Q: Do I have to transfer all my assets to my Living Trust?
There is no need to transfer all of your assets to your Living Trust. Cars, IRAs, and assets with beneficiary designations such as life insurance policies, do not need to be transferred. Generally, the higher the value of an item, the more costly it will be to probate it. Therefore, you want to ensure that your most valuable assets are included in your Living Trust.
Furthermore, money from most retirement accounts will transfer automatically and without probate. These accounts are typically transferred to the designated beneficiaries. POD or “payable-on-death” accounts and “Totten Trust” accounts also do not need to be transferred into your Living Trust if a beneficiary has been selected. Upon structuring your estate planning, it is highly advisable that you seek the counsel of an experienced attorney who is skilled in the complexities and intricacies of retirement accounts in order to ensure that you are adhering to regulations.
Q: If I transfer title to real property to my Living Trust can the bank accelerate my mortgage?
If you are still living in your home, Federal Law states that financial institutions cannot accelerate your mortgage when you transfer property to your Living Trust. There is one exception to this law, however. According to the Germain Act, a residential real estate that consists of more than five dwelling units cannot be protected under this legislation. However, a majority of those people who own five unit dwellings, own them through a business and not as an individual. Therefore, the aforementioned dwelling exception does not apply.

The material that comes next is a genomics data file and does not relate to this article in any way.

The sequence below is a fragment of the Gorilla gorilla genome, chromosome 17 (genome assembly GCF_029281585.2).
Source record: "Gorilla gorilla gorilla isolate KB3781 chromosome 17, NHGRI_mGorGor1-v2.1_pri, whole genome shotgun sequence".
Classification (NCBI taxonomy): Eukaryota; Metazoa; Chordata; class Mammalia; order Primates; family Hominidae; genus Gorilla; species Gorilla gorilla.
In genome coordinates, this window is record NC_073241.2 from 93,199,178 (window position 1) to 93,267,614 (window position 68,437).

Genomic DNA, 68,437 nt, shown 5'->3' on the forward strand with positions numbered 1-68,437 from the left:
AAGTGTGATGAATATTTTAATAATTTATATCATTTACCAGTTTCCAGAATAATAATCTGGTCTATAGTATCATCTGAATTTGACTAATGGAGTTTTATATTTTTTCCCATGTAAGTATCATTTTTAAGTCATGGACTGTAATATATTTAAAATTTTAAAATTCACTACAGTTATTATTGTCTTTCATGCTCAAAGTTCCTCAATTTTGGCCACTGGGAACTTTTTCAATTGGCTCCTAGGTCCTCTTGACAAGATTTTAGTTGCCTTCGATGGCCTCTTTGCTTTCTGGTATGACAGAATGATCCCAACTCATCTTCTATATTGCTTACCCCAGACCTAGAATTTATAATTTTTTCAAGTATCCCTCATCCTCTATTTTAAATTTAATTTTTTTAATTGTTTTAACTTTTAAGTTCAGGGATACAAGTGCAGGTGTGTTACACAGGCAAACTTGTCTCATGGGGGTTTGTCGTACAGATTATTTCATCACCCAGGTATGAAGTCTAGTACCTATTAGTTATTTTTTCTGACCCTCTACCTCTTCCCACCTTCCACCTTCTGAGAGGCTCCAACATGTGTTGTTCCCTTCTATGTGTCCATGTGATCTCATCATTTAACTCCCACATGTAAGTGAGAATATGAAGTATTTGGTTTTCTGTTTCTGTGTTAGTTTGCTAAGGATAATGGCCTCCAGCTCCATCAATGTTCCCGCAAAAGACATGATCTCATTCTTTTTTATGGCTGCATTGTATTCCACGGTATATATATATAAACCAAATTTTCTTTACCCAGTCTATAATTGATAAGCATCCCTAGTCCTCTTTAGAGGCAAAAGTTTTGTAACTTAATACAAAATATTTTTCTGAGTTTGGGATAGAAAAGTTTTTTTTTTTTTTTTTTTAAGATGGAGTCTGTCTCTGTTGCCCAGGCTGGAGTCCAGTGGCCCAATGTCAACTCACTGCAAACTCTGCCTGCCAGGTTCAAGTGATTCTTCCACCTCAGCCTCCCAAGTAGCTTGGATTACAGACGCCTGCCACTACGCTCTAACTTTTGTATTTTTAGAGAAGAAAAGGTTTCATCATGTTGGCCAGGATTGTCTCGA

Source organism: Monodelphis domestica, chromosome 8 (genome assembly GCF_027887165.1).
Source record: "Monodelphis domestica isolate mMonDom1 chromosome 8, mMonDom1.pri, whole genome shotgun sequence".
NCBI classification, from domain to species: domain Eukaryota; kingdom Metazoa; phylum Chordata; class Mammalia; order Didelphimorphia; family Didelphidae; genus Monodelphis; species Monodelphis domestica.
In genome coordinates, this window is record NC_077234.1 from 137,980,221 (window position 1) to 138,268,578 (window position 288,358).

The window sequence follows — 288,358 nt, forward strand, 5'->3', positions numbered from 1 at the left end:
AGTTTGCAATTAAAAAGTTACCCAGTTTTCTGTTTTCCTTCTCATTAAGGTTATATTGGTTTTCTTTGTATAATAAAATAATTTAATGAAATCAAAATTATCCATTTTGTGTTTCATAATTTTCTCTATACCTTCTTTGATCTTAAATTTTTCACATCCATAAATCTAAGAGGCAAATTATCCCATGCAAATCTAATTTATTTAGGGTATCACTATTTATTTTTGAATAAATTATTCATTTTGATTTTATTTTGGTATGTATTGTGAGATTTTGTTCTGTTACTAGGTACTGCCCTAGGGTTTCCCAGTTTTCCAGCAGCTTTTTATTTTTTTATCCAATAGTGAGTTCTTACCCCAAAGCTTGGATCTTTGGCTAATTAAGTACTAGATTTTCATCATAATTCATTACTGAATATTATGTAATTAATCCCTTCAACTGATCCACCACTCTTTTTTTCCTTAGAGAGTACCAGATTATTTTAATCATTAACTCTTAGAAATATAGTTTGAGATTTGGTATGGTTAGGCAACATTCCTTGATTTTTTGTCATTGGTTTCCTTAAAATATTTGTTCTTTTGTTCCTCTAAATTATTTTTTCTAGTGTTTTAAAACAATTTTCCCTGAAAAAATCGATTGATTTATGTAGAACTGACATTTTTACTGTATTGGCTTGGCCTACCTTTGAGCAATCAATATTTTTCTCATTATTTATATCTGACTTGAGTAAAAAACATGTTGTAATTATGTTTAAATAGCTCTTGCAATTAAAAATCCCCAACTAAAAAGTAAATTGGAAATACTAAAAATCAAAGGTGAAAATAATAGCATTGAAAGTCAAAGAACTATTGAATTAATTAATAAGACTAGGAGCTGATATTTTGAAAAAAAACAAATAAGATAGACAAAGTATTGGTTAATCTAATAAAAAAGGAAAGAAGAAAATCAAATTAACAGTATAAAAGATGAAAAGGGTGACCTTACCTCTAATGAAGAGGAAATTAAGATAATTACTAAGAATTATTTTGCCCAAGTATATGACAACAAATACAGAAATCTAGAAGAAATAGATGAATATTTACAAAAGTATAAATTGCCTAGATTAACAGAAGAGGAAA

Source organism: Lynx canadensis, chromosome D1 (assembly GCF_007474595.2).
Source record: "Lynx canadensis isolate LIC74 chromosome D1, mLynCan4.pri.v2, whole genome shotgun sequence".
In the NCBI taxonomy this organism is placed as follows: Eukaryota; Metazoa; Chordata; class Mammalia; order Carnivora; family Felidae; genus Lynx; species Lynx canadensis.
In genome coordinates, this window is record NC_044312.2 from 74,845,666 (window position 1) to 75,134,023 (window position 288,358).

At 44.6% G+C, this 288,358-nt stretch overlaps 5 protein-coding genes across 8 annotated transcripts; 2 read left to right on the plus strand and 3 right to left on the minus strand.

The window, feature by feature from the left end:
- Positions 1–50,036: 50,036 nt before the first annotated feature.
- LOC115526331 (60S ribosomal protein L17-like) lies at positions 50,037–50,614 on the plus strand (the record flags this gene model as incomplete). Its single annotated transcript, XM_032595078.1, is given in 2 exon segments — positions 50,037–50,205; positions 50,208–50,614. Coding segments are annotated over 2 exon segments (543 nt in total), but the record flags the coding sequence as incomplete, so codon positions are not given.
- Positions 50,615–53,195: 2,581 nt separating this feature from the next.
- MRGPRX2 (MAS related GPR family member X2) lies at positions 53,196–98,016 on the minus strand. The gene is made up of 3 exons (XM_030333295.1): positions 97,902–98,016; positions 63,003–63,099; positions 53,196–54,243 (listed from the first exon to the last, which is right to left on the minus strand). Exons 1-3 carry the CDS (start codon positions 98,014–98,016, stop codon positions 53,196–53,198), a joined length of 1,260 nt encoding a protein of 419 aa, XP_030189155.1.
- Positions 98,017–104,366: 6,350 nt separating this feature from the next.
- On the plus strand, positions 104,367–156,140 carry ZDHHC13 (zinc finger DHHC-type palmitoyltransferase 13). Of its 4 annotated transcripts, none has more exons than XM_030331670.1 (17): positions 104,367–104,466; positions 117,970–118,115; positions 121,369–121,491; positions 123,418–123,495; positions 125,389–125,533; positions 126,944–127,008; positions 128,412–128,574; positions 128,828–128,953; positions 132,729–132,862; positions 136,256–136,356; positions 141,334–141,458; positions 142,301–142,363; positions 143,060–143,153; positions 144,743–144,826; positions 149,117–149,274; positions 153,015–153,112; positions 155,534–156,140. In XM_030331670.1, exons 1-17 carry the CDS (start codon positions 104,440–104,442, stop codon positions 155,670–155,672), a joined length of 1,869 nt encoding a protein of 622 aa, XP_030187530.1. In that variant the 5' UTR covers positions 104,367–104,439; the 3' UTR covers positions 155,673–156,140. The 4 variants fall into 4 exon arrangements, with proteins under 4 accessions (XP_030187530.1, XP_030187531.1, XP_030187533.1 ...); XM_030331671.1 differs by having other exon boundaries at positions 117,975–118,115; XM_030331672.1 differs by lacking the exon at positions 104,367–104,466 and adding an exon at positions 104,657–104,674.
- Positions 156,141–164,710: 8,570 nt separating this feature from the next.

David F. Anderson attorney at law located in Miami, Florida specializes in long term care, Condominium law, Medicaid planning, Corporate structures, Residential real estate, Asset protection, Commercial real estate, Family law, Title insurance, Bankruptcy, Mortgage law, Association Law throughout Dade County, FL and the surrounding area